A Handy Dandy
Jeff Wright brings out the best in people. The 51-year-old Lake Worth resident calls himself "the most wanted handyman in Palm Beach County." Cops and building inspectors term him a pain in the ass. Back in 1996, the Sun-Sentinel took seriously his claim that he was a Montana Freeman. And county court judge Robert Parker implied a "double Wild Turkey and soda" was needed to understand Wright's legal pleadings.
Wright faces trial soon for at least the fourth time in the past ten years for, well, being a handyman and advertising himself as such. Despite the omnipresence of gypsy South Floridians pounding nails, plumbing, and patching roofs, the practice is illegal, punishable by a $500 fine, says Kurt Eismann, Palm Beach County's contractor certification director. Last year, the county ticketed more than 316 unlicensed workers for the offense and recovered $112,000 for homeowners who said they had been ripped off.
Eismann describes Wright as "unique" and "interesting in terms of his views that he doesn't need a license." Though Eismann acknowledges that, to date, Wright has wriggled out of virtually every charge against him, the director points out there have been complaints about the Wisconsin native's work.
Wright takes no umbrage. He enjoys recalling his numerous busts as well as his two brief stints in jail. ("Great fun," he says. "They refrigerate it.") The first ticket came in 1992, when a Palm Springs lady saw his advertisement, contracted him to paint her house, and then turned him in after learning he was unlicensed. Other similar charges came in 1994, 1995, and 2000. They related to advertising in the Palm Beach Post and a local shopper, as well as doing handiwork without a license.
Then there was the courtroom scene with Judge Parker, part of a dispute over eight traffic tickets, reported in the Sun-Sentinel October 5, 1996. Wright said the citations were issued by ""alien enemy agents' whom he does not recognize as having powers over him," according to the newspaper. Parker asserted Wright's pleadings, which include weird Latin phrases as well as references to the King of England, were similar to those of Palm Beach County Freeman J.D. Self, which required alcohol to understand. Parker sentenced Wright to jail and psychological testing. He was found sane.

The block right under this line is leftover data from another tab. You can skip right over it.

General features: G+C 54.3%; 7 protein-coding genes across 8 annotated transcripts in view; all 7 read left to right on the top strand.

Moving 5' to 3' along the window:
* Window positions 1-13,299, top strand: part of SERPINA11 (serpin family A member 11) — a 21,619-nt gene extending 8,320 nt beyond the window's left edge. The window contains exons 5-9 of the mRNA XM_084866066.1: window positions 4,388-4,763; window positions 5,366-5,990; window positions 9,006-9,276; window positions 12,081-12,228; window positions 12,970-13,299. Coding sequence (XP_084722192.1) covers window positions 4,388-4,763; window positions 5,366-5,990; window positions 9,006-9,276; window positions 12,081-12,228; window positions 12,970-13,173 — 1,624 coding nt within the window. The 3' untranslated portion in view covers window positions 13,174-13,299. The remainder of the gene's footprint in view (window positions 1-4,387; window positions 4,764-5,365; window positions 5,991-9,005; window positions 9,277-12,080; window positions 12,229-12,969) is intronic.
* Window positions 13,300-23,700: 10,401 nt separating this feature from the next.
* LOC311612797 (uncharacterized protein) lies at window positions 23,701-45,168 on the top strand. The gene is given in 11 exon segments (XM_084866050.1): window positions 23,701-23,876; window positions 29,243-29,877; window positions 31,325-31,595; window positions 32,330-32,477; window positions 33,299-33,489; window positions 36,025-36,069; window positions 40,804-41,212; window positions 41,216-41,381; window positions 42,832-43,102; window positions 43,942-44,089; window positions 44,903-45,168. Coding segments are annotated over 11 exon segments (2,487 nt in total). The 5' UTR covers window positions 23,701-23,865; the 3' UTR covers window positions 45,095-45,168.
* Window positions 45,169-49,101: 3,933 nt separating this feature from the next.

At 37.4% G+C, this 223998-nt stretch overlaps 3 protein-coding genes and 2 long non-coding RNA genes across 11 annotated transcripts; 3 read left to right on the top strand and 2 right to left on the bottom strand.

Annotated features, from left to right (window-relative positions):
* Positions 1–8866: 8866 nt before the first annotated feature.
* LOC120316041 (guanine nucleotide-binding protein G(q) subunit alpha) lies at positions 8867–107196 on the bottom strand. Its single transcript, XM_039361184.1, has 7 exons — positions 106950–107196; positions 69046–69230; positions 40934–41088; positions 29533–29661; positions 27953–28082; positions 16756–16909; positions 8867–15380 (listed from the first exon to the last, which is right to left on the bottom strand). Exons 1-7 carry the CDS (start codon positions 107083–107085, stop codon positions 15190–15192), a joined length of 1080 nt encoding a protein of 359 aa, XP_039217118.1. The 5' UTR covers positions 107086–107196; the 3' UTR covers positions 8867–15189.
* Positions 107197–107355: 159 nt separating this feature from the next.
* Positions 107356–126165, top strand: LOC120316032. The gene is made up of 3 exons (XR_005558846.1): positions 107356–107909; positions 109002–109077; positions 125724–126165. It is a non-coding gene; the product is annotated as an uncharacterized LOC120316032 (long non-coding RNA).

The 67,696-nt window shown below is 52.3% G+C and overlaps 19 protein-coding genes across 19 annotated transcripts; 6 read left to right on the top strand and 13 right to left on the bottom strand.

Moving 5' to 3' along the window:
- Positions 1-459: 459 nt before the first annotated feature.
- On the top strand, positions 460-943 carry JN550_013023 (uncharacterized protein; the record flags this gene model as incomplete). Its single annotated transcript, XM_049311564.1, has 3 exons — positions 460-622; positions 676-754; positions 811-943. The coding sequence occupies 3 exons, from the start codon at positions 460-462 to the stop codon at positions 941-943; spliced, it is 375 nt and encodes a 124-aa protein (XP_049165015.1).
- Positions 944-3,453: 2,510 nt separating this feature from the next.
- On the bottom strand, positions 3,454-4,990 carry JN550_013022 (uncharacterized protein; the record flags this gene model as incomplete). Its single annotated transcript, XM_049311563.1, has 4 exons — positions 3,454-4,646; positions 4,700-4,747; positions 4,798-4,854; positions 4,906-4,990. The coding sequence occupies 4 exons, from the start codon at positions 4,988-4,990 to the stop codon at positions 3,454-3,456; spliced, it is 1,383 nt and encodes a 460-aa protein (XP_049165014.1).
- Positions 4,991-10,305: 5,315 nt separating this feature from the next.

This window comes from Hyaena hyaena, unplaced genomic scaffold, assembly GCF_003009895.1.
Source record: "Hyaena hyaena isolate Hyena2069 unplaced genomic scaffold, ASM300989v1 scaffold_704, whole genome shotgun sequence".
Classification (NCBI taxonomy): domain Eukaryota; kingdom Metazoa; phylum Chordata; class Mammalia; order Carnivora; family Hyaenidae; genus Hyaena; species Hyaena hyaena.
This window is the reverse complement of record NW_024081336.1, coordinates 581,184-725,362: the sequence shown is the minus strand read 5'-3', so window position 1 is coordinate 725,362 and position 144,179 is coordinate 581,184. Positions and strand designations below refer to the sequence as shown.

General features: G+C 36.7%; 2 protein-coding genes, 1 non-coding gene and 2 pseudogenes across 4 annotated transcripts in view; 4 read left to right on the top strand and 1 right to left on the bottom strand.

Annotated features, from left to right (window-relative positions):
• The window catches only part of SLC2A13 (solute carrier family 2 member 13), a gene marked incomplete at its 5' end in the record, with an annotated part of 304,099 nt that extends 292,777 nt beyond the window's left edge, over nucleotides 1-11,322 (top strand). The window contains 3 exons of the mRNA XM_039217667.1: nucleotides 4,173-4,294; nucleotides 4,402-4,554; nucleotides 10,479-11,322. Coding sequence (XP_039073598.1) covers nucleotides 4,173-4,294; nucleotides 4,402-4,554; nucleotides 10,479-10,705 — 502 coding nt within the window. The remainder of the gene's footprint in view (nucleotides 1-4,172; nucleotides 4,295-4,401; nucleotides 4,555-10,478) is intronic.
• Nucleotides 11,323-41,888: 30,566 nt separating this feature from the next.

Wright blames some of the problems on his customers, ("There are three kinds: those who don't want to pay, those who don't want to pay, and those who don't want to pay") overzealous officers, and bad prosecutors ("They are subjecting me to multiple prosecutions for the same offense, which is indeed double jeopardy"). The traffic stops? No big deal.
This time, Wright says, he may just get a license for contracting work. "I'm tired of it," he says. "I'm not a criminal. I do the work; I get paid. I haven't stolen any money. Otherwise, I'd be in jail."
It seems the wheels of justice have finally ground down Kathleen Ulsrud. Since December 1998, when Broward prosecutors charged her with 47 counts of exploitation, grand theft, and perjury, this former guardian of the elderly has maintained her innocence. No more: In early December, Ulsrud pleaded guilty to all charges.
Perhaps the strangest aspect of Ulsrud's journey from trusted watcher over an aging flock to wolf in the fold, is this: After she had been arrested and charged with lying about her qualifications, taking more than $200,000 from her charges, and other misdeeds, she was allowed to continue dealing with the elderly. As New Times pointed out on October 12, 2000, the fact that she was working as a private-sector, geriatric-care manager rather than as a court-appointed guardian did little to blunt the situation's irony. On October 19 of that year, Margate police arrested Ulsrud for mishandling a client's checkbook. Ulsrud eventually ended up wearing an electronic monitoring bracelet.
In the current case, sentencing is scheduled for January 4.
She never fell asleep, was only occasionally bored, and likely knows more about Broward's top dogs than any living person. After attending some 6800 county commission meetings in 35 years, clerk Dorothy O'Grady leaves her job this week for retirement.
O'Grady recalls when the commission made 28 futile votes on one annexation measure, then reversed itself on the 29th one. She fondly remembers Anne Kolb, the first female commissioner, who was elected in the 1970s and "fought the developers." And she admires the first black comm: Sylvia Poitier, "a good commissioner who unfortunately got caught up in the convention-center stuff." (Poitier was defeated in 1998 after unsubstantiated rumors circulated that she was romantically involved with one of the convention-center hotel's backers.)
Unfortunately for us, O'Grady doesn't have dirt to dish on anyone. "All our commissioners are fair," she says. "Women commissioners are especially fair."
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